Cyber security is an area every business should be concerned about. Unfortunately, the number of companies with a plan to address this threat are woefully inadequate. Do companies not recognise the seriousness? Are companies taking the approach that it won’t happen to them? It’s a bit of all of these.
The biggest problem is most companies believe their limited protection will save them. This isn’t a strategy, it’s a formula for disaster. How to eat this elephant, one bite at a time. First start with a policy. A policy won’t protect you, but it will put teeth behind your recognition of the seriousness of the problem. What to do if a computer is infected, what to do if a suspicious email comes in, who are the point (s) of contact? This is the basis needed to start your plan, says Joseph Zulick a writer and manager at MRO Electric and Supply.
Some people think only big companies need to address the hazard, not so. Many of these risks are just broad risks that infect and are past on like the common cold. Identify the hazards. Phishing, Ransomware, Malware, Bots, spam, pop ups, etc. Education of your employees is the next step. Everyone should be trained to recognise and assess the hazards.
Much like a fire drill, you need to make sure everyone understands what to do. It’s even necessary to do a risk assessment that incorporates sending bogus emails that look suspicious to determine where the employees are on their awareness and then a reassessment periodically to make sure personnel are not being lulled into a false security.
It typically only takes one person to open a fraudulent email to create a problem inside your protective cocoon of any firewall protection you have. This is also why in these hazardous days most IT professionals are Leary of the Internet of Things (IoT). IoT can be risky if not done properly. Software that protects and keeps up with the latest risks is a must. The worst thing you can do is believe you’re impervious to these malicious attacks. Don’t bury your head in the sand and think that you won’t have it happen.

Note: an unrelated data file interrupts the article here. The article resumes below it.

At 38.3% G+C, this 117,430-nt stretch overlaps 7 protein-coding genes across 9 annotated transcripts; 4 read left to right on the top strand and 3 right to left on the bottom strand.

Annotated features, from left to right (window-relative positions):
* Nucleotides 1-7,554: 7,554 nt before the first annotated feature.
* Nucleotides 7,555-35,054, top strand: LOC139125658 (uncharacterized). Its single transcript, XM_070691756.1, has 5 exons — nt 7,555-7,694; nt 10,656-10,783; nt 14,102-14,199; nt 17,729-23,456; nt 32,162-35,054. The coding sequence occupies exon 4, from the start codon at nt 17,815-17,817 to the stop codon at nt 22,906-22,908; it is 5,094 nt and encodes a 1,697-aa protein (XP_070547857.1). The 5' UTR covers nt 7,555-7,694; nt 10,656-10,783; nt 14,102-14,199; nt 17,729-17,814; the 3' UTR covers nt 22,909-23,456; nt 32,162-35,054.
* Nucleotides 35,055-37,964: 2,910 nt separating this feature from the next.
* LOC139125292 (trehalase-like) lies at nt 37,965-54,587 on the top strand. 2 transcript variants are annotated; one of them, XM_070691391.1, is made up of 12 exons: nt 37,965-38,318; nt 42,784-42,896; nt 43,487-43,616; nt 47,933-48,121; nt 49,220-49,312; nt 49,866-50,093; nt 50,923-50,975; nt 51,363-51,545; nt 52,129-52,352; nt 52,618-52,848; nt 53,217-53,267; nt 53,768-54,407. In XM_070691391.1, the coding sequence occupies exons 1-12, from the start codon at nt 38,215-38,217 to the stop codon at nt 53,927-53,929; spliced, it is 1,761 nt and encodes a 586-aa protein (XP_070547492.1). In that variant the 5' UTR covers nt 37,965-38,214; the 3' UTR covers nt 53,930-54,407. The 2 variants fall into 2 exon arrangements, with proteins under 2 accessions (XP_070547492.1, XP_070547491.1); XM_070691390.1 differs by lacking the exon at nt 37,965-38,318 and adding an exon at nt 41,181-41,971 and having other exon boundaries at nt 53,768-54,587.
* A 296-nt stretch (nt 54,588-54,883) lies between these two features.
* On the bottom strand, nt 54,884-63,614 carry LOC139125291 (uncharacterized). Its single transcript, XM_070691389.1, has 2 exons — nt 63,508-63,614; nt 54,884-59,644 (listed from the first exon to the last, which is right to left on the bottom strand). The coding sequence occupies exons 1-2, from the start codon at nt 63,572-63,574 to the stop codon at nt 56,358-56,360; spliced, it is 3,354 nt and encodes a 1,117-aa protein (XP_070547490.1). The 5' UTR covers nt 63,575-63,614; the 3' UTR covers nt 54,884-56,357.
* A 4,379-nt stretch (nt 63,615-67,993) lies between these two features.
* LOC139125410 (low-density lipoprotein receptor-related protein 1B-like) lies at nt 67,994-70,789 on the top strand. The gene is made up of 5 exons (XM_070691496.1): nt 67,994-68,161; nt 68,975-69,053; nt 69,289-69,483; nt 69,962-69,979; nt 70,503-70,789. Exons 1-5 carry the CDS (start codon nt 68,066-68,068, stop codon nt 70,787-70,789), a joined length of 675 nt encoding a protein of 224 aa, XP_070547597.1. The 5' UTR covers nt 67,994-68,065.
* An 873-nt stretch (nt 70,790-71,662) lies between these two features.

I know many people have the belief that they don’t want IoT because it opens up a hole in your system. The top systems address this hazard using compilers that really don’t have any direct data or expose the key elements to the outside systems. Nothing is perfect, so addressing the risks as they come up is important. Remember the day you could use a passcode 1,2,3,4 and felt fairly safe? Now most systems require a sophisticated password, partially because of the faster processors used to have the system. Many are going to the 2 part system requiring a confirmation from a trusted device or contact. Others are locking you out after 2-5 failures.
More systems use a reverse code to prove to you that you are on their actual site. Sometimes these will be a certain picture and a certain word so you know you are on the correct site. This is due to bogus emails with duplicate sites that look, feel and mimic the real site to get you to expose your info.
Awareness needs to be addressed since it can be the most effective safety for social piranhas who attempt to gain information through social interaction. Unfortunately the younger generation is far more likely to feel comfortable interacting online and sharing details that can be exploited later.
Identity theft we hear of is mainly in the financial pages but criminals use this data far more extensively to gain info used from drivers licenses, medical coverage, and just simple aliases that can be used to gain access in companies and services. Information is power and making employees aware of how information is used in criminal manners. The bigger the company the more risk but don’t take this to mean criminals don’t see a benefit in an easy mark.
Small companies have limited resources and many times don’t perform necessary safety updates that are important company wide. This makes them an easy target for even low level hackers. Outdated software is a significant risk. Patches that look for malware, or scams are outdated. This causes an open portal with continuous monitoring. Iot must keep pace in this area. It can feel like you’ve done everything and in a few days without critical security updates it can all go away. You have to also be aware of third party cybersecurity. If companies who do your billing or perform outsourced tasks this can be the weakness despite your best efforts. How many of us have received a notification of a data breach?
The author is Joseph Zulick, writer and manager at MRO Electric and Supply.